There’s been a tremendous amount of discussion regarding the millennial generation and their impact on the trucking industry – both good and bad – for a long while now, if for no other reason that they now make up the primary labor pool from which motor carriers will increasingly draw truck drivers, maintenance technicians, and dispatchers, among other personnel.
Though smaller in size than the 77 million “Baby Boom” generation they are helping replace, millennials will require – if not demand – new managerial approaches that might differ greatly from past practices.
I’ve touched on more than a few millennial-related topics before in this space for that very reason and plan to do so here again in reference to a new survey dubbed Millennials Deconstructed compiled by Richards/Lerma and The University of Texas at Austin’s Stan Richards School of Advertising & Public Relations.
This survey polled some 1,000 millennials aged 18 to 34 across “multiple ethnicities” – White, Black, Hispanic, and Asian – and unearthed both surprising and unsurprising details.
For example, on the “I already knew that” front, millennials maintain more “liberal views” of the world today, with this poll determining that these “top five” values are shared pretty consistently across U.S. ethnic groups:
- Employers should be required to pay the same salary to men and women who perform the same work.
- Access to good healthcare should be a right granted to all Americans.
- Good and accessible education should be a right of all U.S. citizens granted by the government.
- The government should not be allowed to spy on communications, email, or social media.
- There should be term limits set for members of Congress.
Now, while those “common views” may not surprise a lot of folks in trucking, the differences expressed among the ethnic groups within the millennial generation are pretty eye-opening, if you ask me. And, remember, 44% of the U.S. millennial cohort is made up of ethnic minorities – the highest percentage to date:
- Hispanic millennials are more likely to believe the U.S. should require labeling of genetically engineered foods.
- White millennials are significantly less likely to support the Patient Protection and Affordable Care Act, commonly known as “Obamacare.”
- Asian millennials are less apt to support the legalization of marijuana.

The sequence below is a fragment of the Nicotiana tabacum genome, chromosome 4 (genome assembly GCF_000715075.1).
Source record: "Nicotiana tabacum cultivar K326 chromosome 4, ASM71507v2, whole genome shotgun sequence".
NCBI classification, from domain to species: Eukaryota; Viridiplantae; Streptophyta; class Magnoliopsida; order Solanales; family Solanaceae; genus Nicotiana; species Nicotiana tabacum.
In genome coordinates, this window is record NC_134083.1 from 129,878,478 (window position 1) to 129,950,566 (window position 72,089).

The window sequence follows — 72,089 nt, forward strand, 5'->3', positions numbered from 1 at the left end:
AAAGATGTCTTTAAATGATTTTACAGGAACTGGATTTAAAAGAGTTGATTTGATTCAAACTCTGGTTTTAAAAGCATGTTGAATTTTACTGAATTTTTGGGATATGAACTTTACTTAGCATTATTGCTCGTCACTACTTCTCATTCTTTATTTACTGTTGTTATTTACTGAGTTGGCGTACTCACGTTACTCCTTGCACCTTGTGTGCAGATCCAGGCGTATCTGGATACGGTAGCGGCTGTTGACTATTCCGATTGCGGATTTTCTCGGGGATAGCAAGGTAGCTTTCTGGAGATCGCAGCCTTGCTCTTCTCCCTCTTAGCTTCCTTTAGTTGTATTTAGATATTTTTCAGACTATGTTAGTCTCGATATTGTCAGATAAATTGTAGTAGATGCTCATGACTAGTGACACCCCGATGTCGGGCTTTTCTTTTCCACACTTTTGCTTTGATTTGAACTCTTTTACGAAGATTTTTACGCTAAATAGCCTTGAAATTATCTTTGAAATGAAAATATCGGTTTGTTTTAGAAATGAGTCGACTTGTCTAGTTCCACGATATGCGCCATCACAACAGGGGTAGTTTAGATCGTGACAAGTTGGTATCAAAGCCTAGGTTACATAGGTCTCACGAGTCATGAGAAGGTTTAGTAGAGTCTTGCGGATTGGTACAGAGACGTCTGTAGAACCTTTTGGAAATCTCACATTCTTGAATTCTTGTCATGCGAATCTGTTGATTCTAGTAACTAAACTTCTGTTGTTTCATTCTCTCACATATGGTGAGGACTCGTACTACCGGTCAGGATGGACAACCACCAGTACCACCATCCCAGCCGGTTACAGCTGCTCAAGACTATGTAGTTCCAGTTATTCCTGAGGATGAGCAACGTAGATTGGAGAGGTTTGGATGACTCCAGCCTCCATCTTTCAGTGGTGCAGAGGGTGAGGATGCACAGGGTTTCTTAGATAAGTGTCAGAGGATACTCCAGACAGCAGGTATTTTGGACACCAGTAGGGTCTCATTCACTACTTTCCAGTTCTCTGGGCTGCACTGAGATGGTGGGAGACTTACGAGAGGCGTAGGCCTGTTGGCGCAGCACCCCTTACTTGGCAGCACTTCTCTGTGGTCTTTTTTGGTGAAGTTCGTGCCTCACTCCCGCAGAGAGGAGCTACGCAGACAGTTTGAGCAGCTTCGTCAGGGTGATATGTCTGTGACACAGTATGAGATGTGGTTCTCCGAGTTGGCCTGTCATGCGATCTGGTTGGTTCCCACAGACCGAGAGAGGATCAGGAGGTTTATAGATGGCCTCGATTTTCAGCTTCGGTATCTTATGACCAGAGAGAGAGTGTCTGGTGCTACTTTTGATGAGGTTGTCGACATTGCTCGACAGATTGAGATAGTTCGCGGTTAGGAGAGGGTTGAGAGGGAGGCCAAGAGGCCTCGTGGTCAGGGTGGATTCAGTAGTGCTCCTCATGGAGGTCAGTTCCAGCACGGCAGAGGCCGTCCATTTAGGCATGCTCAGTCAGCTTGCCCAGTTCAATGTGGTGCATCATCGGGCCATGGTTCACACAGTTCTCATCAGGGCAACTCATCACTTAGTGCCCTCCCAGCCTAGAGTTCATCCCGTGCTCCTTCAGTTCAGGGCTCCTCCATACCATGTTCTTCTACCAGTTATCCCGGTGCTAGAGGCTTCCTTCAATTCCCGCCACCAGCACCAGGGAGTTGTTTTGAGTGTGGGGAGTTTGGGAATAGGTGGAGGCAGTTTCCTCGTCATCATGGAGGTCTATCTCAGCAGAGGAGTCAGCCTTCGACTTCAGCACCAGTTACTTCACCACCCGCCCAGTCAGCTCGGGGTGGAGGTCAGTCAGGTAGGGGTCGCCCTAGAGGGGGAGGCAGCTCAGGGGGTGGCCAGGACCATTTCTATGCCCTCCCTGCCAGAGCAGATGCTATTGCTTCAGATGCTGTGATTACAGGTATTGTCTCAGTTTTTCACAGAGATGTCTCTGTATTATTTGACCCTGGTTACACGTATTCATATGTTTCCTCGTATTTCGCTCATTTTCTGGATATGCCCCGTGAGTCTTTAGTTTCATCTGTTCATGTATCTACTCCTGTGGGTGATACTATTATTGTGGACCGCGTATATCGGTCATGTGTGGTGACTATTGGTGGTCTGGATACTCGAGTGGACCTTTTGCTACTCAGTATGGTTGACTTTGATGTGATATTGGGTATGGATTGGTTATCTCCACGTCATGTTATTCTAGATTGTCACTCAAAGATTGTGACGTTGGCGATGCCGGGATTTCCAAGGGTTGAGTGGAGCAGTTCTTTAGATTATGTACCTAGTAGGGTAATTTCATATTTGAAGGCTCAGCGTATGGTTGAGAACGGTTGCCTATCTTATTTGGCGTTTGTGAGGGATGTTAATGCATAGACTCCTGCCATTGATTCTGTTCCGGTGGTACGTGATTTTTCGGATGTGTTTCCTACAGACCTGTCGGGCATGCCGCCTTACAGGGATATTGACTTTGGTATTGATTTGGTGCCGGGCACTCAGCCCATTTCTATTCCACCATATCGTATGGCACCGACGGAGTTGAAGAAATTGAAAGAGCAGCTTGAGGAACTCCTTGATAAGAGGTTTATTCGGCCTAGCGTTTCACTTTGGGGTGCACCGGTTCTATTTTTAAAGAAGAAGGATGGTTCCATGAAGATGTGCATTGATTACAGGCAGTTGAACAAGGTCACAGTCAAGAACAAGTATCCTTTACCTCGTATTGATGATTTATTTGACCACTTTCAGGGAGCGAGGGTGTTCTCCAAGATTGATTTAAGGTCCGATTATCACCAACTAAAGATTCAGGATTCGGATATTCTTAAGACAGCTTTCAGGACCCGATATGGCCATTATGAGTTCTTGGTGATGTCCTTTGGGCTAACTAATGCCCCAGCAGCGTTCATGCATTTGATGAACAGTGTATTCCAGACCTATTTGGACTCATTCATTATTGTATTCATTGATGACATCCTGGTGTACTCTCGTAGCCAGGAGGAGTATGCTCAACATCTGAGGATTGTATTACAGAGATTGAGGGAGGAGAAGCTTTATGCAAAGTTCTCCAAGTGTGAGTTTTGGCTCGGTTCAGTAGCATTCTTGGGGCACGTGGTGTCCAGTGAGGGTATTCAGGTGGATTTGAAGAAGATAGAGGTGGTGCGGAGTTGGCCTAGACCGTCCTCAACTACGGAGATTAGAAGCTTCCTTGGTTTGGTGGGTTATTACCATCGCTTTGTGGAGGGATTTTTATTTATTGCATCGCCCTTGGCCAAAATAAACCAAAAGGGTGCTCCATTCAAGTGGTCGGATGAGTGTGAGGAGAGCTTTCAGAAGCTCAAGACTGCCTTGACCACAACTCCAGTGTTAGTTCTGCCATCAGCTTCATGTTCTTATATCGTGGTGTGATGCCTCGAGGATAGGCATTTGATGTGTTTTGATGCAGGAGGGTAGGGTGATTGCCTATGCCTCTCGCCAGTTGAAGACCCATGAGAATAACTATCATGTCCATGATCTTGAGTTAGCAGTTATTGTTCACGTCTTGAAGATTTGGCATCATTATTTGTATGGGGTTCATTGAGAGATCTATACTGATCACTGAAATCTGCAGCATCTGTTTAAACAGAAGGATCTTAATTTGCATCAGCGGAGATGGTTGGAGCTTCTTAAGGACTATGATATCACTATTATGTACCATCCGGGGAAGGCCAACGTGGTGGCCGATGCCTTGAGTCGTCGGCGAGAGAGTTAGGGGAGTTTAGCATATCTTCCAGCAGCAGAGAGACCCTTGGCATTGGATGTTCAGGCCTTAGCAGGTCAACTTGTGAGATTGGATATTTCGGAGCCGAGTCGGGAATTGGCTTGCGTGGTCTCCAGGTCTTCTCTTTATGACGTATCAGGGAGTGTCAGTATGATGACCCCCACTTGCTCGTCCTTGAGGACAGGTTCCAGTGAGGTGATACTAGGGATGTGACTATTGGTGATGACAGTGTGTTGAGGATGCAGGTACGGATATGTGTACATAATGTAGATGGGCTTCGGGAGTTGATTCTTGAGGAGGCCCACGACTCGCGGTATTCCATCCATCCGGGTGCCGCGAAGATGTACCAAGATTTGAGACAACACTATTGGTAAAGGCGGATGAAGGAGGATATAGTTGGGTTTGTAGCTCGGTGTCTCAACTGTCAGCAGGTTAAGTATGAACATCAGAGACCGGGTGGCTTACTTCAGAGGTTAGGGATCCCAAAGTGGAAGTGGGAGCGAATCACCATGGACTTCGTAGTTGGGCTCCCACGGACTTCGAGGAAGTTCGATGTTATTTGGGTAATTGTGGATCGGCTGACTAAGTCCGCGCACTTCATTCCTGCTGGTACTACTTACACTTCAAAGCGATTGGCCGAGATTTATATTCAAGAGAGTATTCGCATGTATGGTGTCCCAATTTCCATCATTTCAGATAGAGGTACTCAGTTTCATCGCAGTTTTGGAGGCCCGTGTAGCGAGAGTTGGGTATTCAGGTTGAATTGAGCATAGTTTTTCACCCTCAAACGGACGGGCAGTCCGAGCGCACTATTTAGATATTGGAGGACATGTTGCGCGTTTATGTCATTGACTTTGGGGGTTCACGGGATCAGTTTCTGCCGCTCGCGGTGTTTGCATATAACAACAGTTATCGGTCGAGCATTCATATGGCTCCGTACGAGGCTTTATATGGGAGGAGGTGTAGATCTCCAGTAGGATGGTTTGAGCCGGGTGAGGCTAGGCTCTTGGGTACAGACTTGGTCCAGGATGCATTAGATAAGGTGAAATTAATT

Another big surprise from this poll: Hispanic millennials maintain the “greatest sense of American pride” compared with other ethnicities, with 54% stating that they are "very proud" of being American despite being the least likely cohort to have a long lineage of heritage in the U.S.
By contrast, White millennials – who are more likely to have many generations of American heritage – have the lowest levels of national pride at only 40%, while some 50% of African-American and Asian millennials agree with the “very proud” statement.
The survey also found a lot of discontent with the current political system as well. Of all the millennial ethnic groups, Whites have the lowest perception of the current system, with “a mere 18%” believing the current system is "good" or "excellent," compared with more than a quarter (27%) of Hispanic millennials and one-third (33%) of Black and Asian millennials, the poll found.
[That may be why approximately 16%, or an estimated 6 million millennials, don’t plan on voting in the 2016 Presidential Election, at least according to the survey’s responses.]
Finally, in terms of the “big issues” on the minds of millennials, many mirror the concerns expressed by the older Generation X and Baby Boomer cohorts.
For example, the survey found that "the economy" is ranked by 50% of millennials as the “leading issue facing the country today,” followed by "terrorism and national security" at 47%, "debt and spending" at 43%, "race issues" at 43%, and "gun control" at 42%.
Collectively, millennials are less concerned about abortion, same-sex marriage, and foreign policy, the poll found.
All of that is certainly interesting grist for the trucking’s recruiting and retention mill, mayhap helping motor carriers better tweak their job outreach efforts.